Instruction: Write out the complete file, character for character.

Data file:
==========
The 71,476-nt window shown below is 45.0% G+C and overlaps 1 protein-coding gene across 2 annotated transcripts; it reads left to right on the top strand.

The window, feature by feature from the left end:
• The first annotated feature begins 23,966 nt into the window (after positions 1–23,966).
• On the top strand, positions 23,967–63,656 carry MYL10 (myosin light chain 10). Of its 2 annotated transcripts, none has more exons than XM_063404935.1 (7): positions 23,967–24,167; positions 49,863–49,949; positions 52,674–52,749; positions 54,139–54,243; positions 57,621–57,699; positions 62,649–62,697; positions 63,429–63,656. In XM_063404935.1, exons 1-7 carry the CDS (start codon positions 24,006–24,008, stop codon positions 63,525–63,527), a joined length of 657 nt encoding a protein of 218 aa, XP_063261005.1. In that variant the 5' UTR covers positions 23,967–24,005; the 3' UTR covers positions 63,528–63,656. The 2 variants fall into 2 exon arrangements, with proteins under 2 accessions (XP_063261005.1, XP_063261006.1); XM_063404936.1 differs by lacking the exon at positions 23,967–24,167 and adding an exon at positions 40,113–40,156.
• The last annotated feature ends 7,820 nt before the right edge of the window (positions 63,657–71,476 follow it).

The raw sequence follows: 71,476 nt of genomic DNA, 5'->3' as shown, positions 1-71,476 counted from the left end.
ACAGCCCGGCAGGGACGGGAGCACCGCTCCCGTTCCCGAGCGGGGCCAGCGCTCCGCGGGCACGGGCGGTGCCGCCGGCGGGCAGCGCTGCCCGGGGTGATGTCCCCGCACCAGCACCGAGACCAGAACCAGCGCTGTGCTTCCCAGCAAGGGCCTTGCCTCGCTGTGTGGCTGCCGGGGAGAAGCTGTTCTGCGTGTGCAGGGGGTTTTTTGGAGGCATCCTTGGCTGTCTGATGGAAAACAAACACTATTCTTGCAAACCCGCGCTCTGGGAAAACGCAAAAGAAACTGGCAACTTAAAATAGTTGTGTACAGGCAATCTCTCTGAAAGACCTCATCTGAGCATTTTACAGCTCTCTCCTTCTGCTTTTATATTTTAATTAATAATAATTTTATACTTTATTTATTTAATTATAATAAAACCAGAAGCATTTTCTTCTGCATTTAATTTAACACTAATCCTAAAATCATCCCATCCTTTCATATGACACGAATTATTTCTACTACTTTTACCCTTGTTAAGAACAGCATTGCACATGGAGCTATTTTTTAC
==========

The 71,476-nt window shown below is 45.0% G+C and overlaps 1 protein-coding gene across 2 annotated transcripts; it reads left to right on the top strand.

The window, feature by feature from the left end:
• The first annotated feature begins 23,966 nt into the window (after positions 1–23,966).
• On the top strand, positions 23,967–63,656 carry MYL10 (myosin light chain 10). Of its 2 annotated transcripts, none has more exons than XM_063404935.1 (7): positions 23,967–24,167; positions 49,863–49,949; positions 52,674–52,749; positions 54,139–54,243; positions 57,621–57,699; positions 62,649–62,697; positions 63,429–63,656. In XM_063404935.1, exons 1-7 carry the CDS (start codon positions 24,006–24,008, stop codon positions 63,525–63,527), a joined length of 657 nt encoding a protein of 218 aa, XP_063261005.1. In that variant the 5' UTR covers positions 23,967–24,005; the 3' UTR covers positions 63,528–63,656. The 2 variants fall into 2 exon arrangements, with proteins under 2 accessions (XP_063261005.1, XP_063261006.1); XM_063404936.1 differs by lacking the exon at positions 23,967–24,167 and adding an exon at positions 40,113–40,156.
• The last annotated feature ends 7,820 nt before the right edge of the window (positions 63,657–71,476 follow it).

The raw sequence follows: 71,476 nt of genomic DNA, 5'->3' as shown, positions 1-71,476 counted from the left end.
ACAGCCCGGCAGGGACGGGAGCACCGCTCCCGTTCCCGAGCGGGGCCAGCGCTCCGCGGGCACGGGCGGTGCCGCCGGCGGGCAGCGCTGCCCGGGGTGATGTCCCCGCACCAGCACCGAGACCAGAACCAGCGCTGTGCTTCCCAGCAAGGGCCTTGCCTCGCTGTGTGGCTGCCGGGGAGAAGCTGTTCTGCGTGTGCAGGGGGTTTTTTGGAGGCATCCTTGGCTGTCTGATGGAAAACAAACACTATTCTTGCAAACCCGCGCTCTGGGAAAACGCAAAAGAAACTGGCAACTTAAAATAGTTGTGTACAGGCAATCTCTCTGAAAGACCTCATCTGAGCATTTTACAGCTCTCTCCTTCTGCTTTTATATTTTAATTAATAATAATTTTATACTTTATTTATTTAATTATAATAAAACCAGAAGCATTTTCTTCTGCATTTAATTTAACACTAATCCTAAAATCATCCCATCCTTTCATATGACACGAATTATTTCTACTACTTTTACCCTTGTTAAGAACAGCATTGCACATGGAGCTATTTTTTAC